Columbia University School of Nursing Awarded $6.5 Million to Educate Nurse Leaders

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Columbia University School of Nursing has been awarded a $6.5 million grant from the Helene Fuld Health Trust for three vital projects that will educate future nurse leaders.

Columbia Nursing's future state of-the-art simulation lab will prepare students for real-world complexities when caring for patients

“This generous gift from the Helene Fuld Health Trust — the largest single donation in our school’s 123-year history — will enable us to continue a tradition of leadership in nursing education," said Dean Bobbie Berkowitz, PhD,RN, FAAN.

Columbia University School of Nursing has been awarded a $6.5 million grant from the Helene Fuld Health Trust for three vital projects that will educate future nurse leaders.

“This generous gift from the Helene Fuld Health Trust — the largest single donation in our school’s 123-year history — will enable us to continue a tradition of leadership in nursing education, preparing world-class nurses to meet the challenges of today’s dynamic health care environment,” said Bobbie Berkowitz, PhD, RN, FAAN, dean of Columbia Nursing.

First, funding will support the development of the newly named Helene Fuld Simulation Center, a state-of-the-art simulation learning laboratory where students will hone their skills on high-tech mannequins prior to entering the clinical environment. The simulation lab will be housed in the new building for Columbia University School of Nursing, currently under construction at West 168th Street and Audubon Avenue.

The new Fuld Simulation Center will include a variety of realistic care settings, such as patient exam rooms, a critical care unit, and delivery and operating rooms that will help students develop their skills and instincts in a safe and protected environment. Sophisticated audio-visual technology will allow instructors to play back a sequence of events and provide real-time feedback to students.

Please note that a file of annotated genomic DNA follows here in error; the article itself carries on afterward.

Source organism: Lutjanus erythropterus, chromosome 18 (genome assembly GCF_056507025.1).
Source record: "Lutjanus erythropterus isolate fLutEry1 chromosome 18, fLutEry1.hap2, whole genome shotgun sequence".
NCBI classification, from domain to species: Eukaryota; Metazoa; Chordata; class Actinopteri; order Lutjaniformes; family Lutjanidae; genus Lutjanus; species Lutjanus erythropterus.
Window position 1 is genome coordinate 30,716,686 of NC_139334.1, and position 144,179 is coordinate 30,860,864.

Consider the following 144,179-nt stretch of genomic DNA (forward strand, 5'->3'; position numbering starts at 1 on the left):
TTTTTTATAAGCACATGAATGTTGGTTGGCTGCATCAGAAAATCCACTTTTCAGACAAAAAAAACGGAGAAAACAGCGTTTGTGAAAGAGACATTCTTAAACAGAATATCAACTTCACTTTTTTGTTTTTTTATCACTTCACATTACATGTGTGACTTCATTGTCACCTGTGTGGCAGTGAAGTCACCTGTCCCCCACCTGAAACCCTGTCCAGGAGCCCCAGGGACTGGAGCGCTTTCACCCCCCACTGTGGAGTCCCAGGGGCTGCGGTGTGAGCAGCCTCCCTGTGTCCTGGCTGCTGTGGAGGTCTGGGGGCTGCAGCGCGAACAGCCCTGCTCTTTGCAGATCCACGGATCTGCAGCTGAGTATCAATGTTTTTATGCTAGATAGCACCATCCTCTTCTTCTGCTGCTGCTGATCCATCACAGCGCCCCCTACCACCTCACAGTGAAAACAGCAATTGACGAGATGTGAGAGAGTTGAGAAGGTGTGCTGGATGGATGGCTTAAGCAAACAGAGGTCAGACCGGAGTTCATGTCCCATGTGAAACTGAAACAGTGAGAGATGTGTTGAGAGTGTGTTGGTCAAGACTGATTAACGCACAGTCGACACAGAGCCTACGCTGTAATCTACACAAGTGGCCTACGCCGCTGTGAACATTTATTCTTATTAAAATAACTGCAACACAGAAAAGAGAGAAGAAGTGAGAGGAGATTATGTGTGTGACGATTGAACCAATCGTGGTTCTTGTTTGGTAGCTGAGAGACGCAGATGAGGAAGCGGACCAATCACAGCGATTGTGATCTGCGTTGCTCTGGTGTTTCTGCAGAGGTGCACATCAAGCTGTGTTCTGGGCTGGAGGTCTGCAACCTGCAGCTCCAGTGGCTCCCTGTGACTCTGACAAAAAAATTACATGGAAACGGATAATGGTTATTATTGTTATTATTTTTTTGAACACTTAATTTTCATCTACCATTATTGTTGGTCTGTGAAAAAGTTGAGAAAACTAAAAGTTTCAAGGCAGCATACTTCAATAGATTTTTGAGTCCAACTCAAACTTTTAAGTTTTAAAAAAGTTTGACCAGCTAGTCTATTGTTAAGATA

The Fuld Center will occupy nearly two full floors of the new building, more than quadrupling the school’s current simulation space. This will allow Columbia Nursing to incorporate simulated learning into all of its clinical programs and to educate more than 800 students during the academic year.

Second, funds will expand the existing Helene Fuld Scholarship Fund by providing increased financial aid for students entering the accelerated master’s and doctor of nursing practice (DNP) program. The combined program is a pillar of Columbia Nursing’s new curriculum. “These clinicians of the future will be fully equipped to make major contributions to educating, caring for, and treating individuals, families, and communities as well as play key roles in advocating and formulating progressive health care policy,” said Berkowitz.

Third, funds will establish the Helene Fuld Institute for Excellence in Simulation. This portion of the gift will enable Columba Nursing to help disseminate best simulation practices throughout the field of nursing.

“These three crucial initiatives allow us to honor our tradition while maintaining the kind of innovation that benefits not only our students, but enriches the entire profession of nursing for generations to come,” said Berkowitz. “We are grateful to the Trust for their extraordinary commitment to nursing education.”

The Helene Fuld Health Trust was established by Dr. Leonhard Felix Fuld and his sister, Florentine, in honor of their mother. Dr. Fuld earned five degrees from Columbia University between 1902 and 1909, during which time he worked as a secretary to President Nicholas Murray Butler.

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Columbia University School of Nursing is part of the Columbia University Medical Center, which also includes the College of Physicians & Surgeons, the Mailman School of Public Health, and the College of Dental Medicine. Throughout its 123-year history, the school has remained at the forefront of nursing education, research and clinical care. Among its academic innovations has been the development of its PhD program, which prepares nurse scientists, and its clinical care Doctor of Nursing Practice (DNP). For more information, please visit: http://www.nursing.columbia.edu

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Marc Kaplan
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